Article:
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Publication numberUS4586931 A
Publication typeGrant
Application numberUS 06/617,702
Publication dateMay 6, 1986
Filing dateJun 5, 1984
Priority dateDec 11, 1981
Fee statusLapsed
Publication number06617702, 617702, US 4586931 A, US 4586931A, US-A-4586931, US4586931 A, US4586931A
InventorsEric D. Blom, Mark I. Singer, Barry A. Harkleroad
Original AssigneeHansa Medical Products, Inc.
Export CitationBiBTeX, EndNote, RefMan
External Links: USPTO, USPTO Assignment, Espacenet
Auto actuatable switch, speech simulator and method for tracheotomized individuals
US 4586931 A
Abstract
A method for simulating speech in a tracheotomized individual includes providing a source of compressed air, regulating the air pressure, and controlling the flow of air from the source between a condition in which airflow is stopped and a condition in which airflow is allowed in response to actuation by the individual. The air flow is supplied to a reed to vibrate it, and the resulting vibration-modulated air flow is introduced into the pharynx of the individual, permitting the individual to articulate audibly comprehensible speech. Apparatus for carrying out this method is also described.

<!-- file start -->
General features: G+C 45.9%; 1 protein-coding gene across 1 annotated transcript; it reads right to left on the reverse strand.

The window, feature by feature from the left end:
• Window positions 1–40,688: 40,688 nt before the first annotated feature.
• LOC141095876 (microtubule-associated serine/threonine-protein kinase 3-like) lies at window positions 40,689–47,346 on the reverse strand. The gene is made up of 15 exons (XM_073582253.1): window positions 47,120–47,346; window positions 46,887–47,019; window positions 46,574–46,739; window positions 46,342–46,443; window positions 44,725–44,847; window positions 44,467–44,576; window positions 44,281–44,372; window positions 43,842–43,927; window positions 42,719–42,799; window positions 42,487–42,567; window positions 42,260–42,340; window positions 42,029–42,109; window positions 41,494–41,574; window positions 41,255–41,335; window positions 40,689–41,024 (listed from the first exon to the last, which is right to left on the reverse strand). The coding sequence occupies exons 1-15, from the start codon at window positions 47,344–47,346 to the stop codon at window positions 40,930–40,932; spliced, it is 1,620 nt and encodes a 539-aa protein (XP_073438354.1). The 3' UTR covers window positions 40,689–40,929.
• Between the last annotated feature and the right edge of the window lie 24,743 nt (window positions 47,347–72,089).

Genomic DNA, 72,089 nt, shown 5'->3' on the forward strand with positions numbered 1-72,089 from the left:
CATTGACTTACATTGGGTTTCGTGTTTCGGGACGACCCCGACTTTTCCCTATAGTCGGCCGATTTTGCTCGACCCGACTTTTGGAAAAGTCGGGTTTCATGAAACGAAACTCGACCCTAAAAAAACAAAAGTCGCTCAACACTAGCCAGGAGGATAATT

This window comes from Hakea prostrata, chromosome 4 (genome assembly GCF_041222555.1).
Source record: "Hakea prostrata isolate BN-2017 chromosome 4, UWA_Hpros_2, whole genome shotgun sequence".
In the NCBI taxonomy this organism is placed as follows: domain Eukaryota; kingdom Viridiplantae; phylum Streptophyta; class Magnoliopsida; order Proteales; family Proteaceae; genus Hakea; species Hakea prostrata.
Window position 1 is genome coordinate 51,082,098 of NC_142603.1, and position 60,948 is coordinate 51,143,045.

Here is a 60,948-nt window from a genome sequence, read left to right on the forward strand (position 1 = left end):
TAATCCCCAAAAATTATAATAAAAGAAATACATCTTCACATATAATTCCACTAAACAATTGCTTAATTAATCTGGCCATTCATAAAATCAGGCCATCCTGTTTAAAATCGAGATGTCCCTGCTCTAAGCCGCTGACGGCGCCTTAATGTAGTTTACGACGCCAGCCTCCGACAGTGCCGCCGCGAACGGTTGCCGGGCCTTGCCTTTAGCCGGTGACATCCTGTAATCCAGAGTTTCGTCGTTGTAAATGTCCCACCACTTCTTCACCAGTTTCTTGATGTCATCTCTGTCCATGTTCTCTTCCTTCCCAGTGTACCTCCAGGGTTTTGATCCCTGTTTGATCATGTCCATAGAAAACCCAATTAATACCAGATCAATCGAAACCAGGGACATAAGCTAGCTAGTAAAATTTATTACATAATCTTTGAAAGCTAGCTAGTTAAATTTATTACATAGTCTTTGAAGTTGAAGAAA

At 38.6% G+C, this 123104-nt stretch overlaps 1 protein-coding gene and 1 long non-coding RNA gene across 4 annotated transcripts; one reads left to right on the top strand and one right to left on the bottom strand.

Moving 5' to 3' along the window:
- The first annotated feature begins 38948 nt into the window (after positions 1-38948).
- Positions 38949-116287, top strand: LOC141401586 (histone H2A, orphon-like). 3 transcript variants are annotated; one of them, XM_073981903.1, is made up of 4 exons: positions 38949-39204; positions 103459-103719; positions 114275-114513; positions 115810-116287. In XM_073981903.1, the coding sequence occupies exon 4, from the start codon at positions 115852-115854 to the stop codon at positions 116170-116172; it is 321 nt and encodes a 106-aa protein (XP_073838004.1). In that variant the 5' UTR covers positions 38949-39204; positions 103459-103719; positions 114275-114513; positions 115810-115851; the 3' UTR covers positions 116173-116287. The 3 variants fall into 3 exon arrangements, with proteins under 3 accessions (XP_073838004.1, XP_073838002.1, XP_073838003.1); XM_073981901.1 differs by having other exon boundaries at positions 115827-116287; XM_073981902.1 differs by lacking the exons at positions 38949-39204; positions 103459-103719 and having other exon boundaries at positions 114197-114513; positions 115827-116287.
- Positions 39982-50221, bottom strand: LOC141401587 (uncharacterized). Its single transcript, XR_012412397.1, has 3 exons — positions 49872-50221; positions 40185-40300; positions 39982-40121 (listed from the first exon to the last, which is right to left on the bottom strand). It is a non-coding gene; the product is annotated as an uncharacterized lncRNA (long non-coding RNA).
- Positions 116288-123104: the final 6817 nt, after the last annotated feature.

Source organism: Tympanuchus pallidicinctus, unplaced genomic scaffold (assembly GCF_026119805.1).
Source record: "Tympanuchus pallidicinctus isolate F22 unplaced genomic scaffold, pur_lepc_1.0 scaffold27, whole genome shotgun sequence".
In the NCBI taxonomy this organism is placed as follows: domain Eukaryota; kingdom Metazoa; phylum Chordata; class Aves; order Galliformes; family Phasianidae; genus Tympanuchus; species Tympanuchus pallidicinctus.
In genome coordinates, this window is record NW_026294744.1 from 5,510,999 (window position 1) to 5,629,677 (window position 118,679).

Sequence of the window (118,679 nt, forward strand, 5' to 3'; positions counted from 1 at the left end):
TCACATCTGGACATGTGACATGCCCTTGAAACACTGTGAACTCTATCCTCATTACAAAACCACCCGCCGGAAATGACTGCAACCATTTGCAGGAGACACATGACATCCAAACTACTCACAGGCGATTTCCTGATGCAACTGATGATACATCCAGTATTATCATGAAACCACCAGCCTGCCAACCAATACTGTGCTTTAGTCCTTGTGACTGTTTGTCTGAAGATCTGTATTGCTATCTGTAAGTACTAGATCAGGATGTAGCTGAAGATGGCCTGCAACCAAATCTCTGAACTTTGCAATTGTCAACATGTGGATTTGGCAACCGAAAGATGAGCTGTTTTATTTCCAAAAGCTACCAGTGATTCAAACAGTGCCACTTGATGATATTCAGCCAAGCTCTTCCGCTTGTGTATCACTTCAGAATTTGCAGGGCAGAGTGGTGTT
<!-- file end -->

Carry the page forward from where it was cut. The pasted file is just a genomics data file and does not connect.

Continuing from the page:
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Claims(40)
What is claimed is:
1. A speech simulator for a tracheotomized individual comprising
a source of pressurized air;
a regulator governing the pressure of said air;
a valve responsive to actuation by said individual interconnected between said source and said regulator operable between a first position thereof wherein said air from said source is stopped and a second position thereof wherein said air passes through said valve;
means for coupling the air source to the valve;
means for coupling the valve to the regulator;
a reed, a flexible tube for coupling said regulator to said reed, said reed vibrating audibly in response to the passage of said air through said valve and past said reed; and
means for coupling said reed to the pharynx of said individual in fluid communication therewith to introduce said air flowing past said reed into the pharynx of said individual whereby said individual may articulate audibly comprehensible speech.